Lawyer denies hiding creditor assets

In just 18 days following the collapse of Paulding Constructions, lawyer John Voitin and insolvency practitioner Leonard Milner billed the failed home building company more than $180,000, a court heard on Tuesday.

In just 18 days following the collapse of Paulding Constructions, lawyer John Voitin and insolvency practitioner Leonard Milner billed the failed home building company more than $180,000, a court heard on Tuesday.

Mr Voitin, a solicitor who in separate proceedings has been accused of frauds worth tens of millions of dollars, told the Victorian Supreme Court he denied any involvement in hiding Paulding Constructions' assets from the company's creditors.

Associate Justice Jamie Wood heard that Mr Voitin gave Paulding managing director John Paulding a backdated loan agreement that, when signed, had the effect of putting off for four years the repayment of a $2 million loan Paulding Constructions made to another of Mr Paulding's companies, Port Phillip Property Group.

Mr Voitin was answering questions on oath on Tuesday as part of a liquidators' examination, funded by corporate watchdog the Australian Securities and Investments Commission, of the collapse of Paulding Constructions.

Leslie Glick, QC, counsel for the liquidators, Pitcher Partners, told the court there was evidence of phoenix activity, where the assets of a failing company are used without payment by a new company controlled by the same people, leaving creditors unpaid.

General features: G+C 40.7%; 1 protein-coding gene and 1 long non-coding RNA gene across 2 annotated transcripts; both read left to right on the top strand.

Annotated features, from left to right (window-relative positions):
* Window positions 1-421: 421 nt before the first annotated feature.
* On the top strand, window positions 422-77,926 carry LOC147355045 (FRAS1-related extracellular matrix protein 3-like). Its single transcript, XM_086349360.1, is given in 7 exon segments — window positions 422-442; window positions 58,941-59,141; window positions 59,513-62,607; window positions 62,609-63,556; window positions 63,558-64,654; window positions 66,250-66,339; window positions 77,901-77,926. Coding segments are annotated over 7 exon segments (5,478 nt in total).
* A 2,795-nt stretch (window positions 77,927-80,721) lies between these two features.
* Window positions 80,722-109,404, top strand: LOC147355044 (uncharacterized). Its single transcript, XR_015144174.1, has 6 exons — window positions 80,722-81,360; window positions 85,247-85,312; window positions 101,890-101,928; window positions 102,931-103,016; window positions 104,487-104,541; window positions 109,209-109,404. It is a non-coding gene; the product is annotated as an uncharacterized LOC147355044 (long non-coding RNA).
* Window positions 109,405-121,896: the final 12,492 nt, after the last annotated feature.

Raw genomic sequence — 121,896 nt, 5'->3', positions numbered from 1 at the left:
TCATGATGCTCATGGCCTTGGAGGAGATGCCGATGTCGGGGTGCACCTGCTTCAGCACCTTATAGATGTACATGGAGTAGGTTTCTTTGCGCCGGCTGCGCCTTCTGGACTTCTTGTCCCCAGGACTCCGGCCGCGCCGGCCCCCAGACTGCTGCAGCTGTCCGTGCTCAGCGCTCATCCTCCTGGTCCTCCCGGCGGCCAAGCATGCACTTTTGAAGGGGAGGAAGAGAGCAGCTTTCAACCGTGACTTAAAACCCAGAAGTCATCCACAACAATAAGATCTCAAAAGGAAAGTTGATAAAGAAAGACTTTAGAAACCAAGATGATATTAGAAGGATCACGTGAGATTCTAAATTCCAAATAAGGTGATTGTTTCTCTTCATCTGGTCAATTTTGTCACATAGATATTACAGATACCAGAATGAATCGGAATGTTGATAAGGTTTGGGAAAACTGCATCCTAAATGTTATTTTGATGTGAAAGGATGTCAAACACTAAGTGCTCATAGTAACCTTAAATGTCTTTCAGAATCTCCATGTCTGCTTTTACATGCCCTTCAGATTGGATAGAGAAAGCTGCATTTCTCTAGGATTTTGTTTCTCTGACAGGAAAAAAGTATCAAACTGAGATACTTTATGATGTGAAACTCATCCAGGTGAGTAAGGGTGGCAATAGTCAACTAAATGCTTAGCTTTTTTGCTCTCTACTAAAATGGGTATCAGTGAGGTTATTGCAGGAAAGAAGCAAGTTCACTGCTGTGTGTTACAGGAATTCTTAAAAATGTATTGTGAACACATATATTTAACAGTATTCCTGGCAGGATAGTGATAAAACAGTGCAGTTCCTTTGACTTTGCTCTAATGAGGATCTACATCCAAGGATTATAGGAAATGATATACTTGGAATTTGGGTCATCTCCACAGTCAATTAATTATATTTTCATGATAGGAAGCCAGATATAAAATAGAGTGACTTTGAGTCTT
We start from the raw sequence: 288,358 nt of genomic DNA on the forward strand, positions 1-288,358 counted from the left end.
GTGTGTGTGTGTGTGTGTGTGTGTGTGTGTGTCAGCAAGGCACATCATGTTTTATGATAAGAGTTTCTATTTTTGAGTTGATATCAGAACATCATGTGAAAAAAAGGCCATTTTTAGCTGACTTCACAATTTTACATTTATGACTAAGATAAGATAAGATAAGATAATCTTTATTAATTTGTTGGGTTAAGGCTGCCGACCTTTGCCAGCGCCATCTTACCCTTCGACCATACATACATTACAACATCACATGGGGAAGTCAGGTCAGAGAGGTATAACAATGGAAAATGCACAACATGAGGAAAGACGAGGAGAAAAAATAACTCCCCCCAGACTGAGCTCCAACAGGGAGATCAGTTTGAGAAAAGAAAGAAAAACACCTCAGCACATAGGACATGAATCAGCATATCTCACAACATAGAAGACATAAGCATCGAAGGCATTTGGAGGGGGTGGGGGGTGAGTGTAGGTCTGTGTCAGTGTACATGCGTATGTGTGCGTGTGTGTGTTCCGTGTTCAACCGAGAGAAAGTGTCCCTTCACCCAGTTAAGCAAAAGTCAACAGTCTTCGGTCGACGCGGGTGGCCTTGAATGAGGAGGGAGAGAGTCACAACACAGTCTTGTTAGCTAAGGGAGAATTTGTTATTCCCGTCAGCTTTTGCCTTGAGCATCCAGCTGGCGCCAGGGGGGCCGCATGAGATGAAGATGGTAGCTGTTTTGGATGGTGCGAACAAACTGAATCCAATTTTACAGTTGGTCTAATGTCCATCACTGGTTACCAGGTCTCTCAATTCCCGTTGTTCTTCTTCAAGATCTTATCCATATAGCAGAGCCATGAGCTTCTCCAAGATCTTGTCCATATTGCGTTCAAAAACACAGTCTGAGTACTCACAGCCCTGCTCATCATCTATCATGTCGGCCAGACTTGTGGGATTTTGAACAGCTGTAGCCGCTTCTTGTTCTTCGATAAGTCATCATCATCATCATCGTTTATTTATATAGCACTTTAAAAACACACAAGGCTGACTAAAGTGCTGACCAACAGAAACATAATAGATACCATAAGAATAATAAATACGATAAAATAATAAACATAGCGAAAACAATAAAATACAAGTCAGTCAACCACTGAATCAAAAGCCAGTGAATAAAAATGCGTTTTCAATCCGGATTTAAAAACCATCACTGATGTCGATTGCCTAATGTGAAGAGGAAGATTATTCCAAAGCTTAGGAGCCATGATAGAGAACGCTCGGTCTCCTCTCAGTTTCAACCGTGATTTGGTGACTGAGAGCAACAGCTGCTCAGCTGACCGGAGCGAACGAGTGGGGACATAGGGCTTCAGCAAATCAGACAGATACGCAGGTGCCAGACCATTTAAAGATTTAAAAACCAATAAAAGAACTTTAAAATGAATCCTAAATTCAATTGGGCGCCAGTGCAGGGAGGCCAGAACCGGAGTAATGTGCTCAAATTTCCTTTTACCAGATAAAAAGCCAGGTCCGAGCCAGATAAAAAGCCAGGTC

"The people instructing this liquidation want to know whether this solicitor has been involved in, or attempted to be involved in, this phoenix activity," Mr Glick said.

The torrid hearing was punctuated by frequent objections to Mr Glick's "sneaky" questions and bursts of sighing from Mr Voitin's counsel, Trevor McLean.

Mr Voitin said he could not recall what happened to a crucial correspondence file that disappeared following Paulding Constructions' collapse in late 2009 - although at a previous hearing he said it was probably lost when it fell off his car.

He denied that in a meeting before the collapse he told the company's accountant, Leo Griffith, "give me $30,000 and I will fix it", by appointing Mr Milner, who could be controlled.

Mr Glick told the court Mr Milner billed $120,000 for work done between his appointment on November 30, 2009, and his removal in favour of Pitcher Partners on December 18. In the same period, Mr Voitin's law firm, Voitin Lawyers, billed more than $30,000, increased without explanation from $20,000.

"I don't believe I have any documents that justify that [increase], but I believe there are third-party documents that will justify that," Mr Voitin said. An additional $30,000 was billed by a conveyancing company associated with Mr Voitin, Property Transfers - a company with which Mr Paulding told the court he never had any contact.

Property Transfers is also mentioned in an ongoing Federal Court civil case in which Mr Voitin, his wife, Clare Sowersby, and solicitor Simon Nixon are accused of using lawsuits to create a series of fraudulent debts of up to $35 million. They have yet to respond to the allegations.

The fraudulent debts were allegedly used to push through personal insolvency agreements that allowed financially troubled rich Australians to pay just cents in the dollar to genuine creditors.

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